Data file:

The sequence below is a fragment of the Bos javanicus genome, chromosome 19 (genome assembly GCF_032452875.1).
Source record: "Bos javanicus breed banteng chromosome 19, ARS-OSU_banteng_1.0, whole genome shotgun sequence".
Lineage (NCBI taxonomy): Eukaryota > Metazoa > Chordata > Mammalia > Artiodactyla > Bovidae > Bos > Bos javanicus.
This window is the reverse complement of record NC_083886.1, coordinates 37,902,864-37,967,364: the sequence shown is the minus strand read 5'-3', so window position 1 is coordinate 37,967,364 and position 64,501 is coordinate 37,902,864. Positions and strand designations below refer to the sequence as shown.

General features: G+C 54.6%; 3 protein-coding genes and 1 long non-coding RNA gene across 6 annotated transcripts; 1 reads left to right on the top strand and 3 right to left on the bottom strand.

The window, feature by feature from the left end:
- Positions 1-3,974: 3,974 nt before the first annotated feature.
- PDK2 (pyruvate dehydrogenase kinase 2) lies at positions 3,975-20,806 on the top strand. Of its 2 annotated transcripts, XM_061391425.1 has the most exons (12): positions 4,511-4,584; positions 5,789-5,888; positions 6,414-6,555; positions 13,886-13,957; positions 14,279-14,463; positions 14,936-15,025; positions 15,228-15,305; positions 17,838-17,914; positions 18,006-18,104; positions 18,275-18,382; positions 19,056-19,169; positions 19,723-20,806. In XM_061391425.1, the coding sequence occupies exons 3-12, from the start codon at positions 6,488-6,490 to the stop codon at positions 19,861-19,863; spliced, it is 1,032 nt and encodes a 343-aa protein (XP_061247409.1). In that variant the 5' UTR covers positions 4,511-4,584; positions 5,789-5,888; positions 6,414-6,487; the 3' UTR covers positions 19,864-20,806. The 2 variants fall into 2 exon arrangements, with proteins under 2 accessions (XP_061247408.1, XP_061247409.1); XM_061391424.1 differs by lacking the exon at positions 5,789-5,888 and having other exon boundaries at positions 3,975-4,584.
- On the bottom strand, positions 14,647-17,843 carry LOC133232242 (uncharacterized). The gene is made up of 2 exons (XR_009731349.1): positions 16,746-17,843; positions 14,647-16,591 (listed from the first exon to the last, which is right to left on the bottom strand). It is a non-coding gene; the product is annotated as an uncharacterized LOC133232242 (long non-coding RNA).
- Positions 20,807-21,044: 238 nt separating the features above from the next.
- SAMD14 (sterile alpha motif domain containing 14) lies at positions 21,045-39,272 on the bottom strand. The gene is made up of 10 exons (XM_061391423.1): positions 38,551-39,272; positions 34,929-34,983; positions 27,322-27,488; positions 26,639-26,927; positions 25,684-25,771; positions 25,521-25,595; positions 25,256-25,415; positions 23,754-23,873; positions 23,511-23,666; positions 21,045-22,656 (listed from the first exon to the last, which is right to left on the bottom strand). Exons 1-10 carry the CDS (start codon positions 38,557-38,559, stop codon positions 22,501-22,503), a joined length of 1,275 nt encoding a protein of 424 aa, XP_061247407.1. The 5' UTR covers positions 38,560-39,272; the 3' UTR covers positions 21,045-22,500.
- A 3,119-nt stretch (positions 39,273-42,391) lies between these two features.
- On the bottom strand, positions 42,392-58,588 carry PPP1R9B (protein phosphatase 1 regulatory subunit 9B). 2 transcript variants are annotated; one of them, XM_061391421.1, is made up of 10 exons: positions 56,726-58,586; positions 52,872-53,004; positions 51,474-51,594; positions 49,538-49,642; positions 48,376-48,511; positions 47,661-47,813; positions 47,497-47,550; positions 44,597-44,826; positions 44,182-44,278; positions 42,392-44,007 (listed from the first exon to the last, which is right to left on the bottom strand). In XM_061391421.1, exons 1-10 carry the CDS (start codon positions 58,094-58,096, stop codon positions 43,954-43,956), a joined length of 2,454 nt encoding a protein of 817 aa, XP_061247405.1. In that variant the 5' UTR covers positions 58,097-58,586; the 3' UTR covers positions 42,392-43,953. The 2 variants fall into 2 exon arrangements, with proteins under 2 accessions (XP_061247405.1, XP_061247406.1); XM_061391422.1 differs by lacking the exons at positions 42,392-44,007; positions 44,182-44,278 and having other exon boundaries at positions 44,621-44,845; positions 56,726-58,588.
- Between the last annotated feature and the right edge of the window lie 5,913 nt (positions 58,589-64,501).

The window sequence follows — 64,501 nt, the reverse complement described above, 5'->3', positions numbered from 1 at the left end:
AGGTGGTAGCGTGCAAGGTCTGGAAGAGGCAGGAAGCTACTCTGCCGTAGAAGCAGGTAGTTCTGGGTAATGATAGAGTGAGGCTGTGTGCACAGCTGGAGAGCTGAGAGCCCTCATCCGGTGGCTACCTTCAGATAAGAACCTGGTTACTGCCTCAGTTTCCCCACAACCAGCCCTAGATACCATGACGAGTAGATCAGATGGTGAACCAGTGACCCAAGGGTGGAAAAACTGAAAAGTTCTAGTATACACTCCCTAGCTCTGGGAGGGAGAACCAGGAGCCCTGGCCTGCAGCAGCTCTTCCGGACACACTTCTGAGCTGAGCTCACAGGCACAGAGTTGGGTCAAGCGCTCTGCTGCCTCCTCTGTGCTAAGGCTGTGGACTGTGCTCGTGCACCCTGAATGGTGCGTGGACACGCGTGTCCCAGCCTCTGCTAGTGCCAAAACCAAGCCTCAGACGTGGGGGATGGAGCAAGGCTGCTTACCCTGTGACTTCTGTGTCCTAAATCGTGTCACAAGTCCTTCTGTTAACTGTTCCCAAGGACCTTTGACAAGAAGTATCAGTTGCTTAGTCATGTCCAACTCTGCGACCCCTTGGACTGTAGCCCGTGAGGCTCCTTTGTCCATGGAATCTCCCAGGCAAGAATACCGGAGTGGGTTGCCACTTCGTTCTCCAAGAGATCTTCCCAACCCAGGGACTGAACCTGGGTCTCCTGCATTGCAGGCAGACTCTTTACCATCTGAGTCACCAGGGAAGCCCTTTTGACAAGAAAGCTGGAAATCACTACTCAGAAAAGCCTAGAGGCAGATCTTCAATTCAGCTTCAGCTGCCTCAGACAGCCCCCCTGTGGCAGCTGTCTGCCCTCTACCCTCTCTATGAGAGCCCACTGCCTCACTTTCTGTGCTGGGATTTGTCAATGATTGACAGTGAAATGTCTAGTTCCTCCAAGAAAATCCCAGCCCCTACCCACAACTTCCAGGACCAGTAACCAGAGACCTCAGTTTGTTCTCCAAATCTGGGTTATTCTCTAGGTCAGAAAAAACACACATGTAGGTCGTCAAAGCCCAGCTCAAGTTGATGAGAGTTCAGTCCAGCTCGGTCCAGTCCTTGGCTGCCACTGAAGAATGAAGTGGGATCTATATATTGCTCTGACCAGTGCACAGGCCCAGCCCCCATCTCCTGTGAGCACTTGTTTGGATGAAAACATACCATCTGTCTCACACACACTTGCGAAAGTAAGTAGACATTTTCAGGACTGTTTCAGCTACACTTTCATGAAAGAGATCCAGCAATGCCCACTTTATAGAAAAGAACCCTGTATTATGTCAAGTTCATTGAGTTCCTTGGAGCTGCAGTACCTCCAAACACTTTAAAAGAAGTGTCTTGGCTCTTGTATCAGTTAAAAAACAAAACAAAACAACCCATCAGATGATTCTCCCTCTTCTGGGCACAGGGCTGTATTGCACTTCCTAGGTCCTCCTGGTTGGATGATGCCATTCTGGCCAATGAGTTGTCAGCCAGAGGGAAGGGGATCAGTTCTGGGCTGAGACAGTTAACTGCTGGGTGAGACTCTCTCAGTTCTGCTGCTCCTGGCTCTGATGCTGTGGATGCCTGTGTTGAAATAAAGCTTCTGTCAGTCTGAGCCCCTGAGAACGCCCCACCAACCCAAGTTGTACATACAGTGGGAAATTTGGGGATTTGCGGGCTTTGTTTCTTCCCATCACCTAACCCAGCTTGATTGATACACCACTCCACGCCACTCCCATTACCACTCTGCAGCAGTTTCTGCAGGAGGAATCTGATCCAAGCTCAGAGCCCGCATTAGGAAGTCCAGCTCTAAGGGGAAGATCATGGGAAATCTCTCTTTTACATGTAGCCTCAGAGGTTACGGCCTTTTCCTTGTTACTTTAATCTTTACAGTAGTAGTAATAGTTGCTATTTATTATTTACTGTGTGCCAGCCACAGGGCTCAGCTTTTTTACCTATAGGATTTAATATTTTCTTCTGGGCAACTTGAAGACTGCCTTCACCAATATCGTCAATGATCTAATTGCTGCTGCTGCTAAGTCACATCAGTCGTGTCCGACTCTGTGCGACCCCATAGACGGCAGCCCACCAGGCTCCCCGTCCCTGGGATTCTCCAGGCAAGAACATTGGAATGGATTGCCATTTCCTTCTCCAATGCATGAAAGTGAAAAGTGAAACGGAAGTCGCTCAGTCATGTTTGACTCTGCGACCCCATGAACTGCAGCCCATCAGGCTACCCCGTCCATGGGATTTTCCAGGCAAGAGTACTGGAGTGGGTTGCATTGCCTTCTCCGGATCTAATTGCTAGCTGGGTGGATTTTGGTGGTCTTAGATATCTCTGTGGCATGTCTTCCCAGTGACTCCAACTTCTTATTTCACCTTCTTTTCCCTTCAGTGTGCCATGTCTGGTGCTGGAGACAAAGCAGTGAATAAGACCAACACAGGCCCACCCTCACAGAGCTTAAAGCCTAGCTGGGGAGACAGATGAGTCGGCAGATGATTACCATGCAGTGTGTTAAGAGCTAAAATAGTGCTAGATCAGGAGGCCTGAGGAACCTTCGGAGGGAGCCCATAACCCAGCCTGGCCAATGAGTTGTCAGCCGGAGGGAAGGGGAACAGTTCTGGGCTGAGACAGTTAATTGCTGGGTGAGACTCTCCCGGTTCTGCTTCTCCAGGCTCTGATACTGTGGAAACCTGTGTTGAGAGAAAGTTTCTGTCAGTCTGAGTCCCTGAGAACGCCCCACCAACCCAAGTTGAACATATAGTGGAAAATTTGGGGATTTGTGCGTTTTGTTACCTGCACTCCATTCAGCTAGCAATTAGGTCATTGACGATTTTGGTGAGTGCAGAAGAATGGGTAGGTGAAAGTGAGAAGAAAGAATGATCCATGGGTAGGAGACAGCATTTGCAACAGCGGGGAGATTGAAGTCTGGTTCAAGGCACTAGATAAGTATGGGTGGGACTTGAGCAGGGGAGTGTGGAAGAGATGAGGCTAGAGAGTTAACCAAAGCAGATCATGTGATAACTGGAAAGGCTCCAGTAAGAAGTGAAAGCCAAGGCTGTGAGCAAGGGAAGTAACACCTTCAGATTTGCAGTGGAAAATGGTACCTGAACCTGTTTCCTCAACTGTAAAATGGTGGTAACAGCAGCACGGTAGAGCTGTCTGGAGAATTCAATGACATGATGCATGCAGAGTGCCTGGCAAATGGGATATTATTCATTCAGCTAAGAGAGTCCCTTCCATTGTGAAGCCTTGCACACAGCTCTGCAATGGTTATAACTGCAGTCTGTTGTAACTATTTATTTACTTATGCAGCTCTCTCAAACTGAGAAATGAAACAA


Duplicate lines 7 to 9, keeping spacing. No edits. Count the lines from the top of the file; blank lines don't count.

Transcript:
- Positions 1-3,974: 3,974 nt before the first annotated feature.
- PDK2 (pyruvate dehydrogenase kinase 2) lies at positions 3,975-20,806 on the top strand. Of its 2 annotated transcripts, XM_061391425.1 has the most exons (12): positions 4,511-4,584; positions 5,789-5,888; positions 6,414-6,555; positions 13,886-13,957; positions 14,279-14,463; positions 14,936-15,025; positions 15,228-15,305; positions 17,838-17,914; positions 18,006-18,104; positions 18,275-18,382; positions 19,056-19,169; positions 19,723-20,806. In XM_061391425.1, the coding sequence occupies exons 3-12, from the start codon at positions 6,488-6,490 to the stop codon at positions 19,861-19,863; spliced, it is 1,032 nt and encodes a 343-aa protein (XP_061247409.1). In that variant the 5' UTR covers positions 4,511-4,584; positions 5,789-5,888; positions 6,414-6,487; the 3' UTR covers positions 19,864-20,806. The 2 variants fall into 2 exon arrangements, with proteins under 2 accessions (XP_061247408.1, XP_061247409.1); XM_061391424.1 differs by lacking the exon at positions 5,789-5,888 and having other exon boundaries at positions 3,975-4,584.
- On the bottom strand, positions 14,647-17,843 carry LOC133232242 (uncharacterized). The gene is made up of 2 exons (XR_009731349.1): positions 16,746-17,843; positions 14,647-16,591 (listed from the first exon to the last, which is right to left on the bottom strand). It is a non-coding gene; the product is annotated as an uncharacterized LOC133232242 (long non-coding RNA).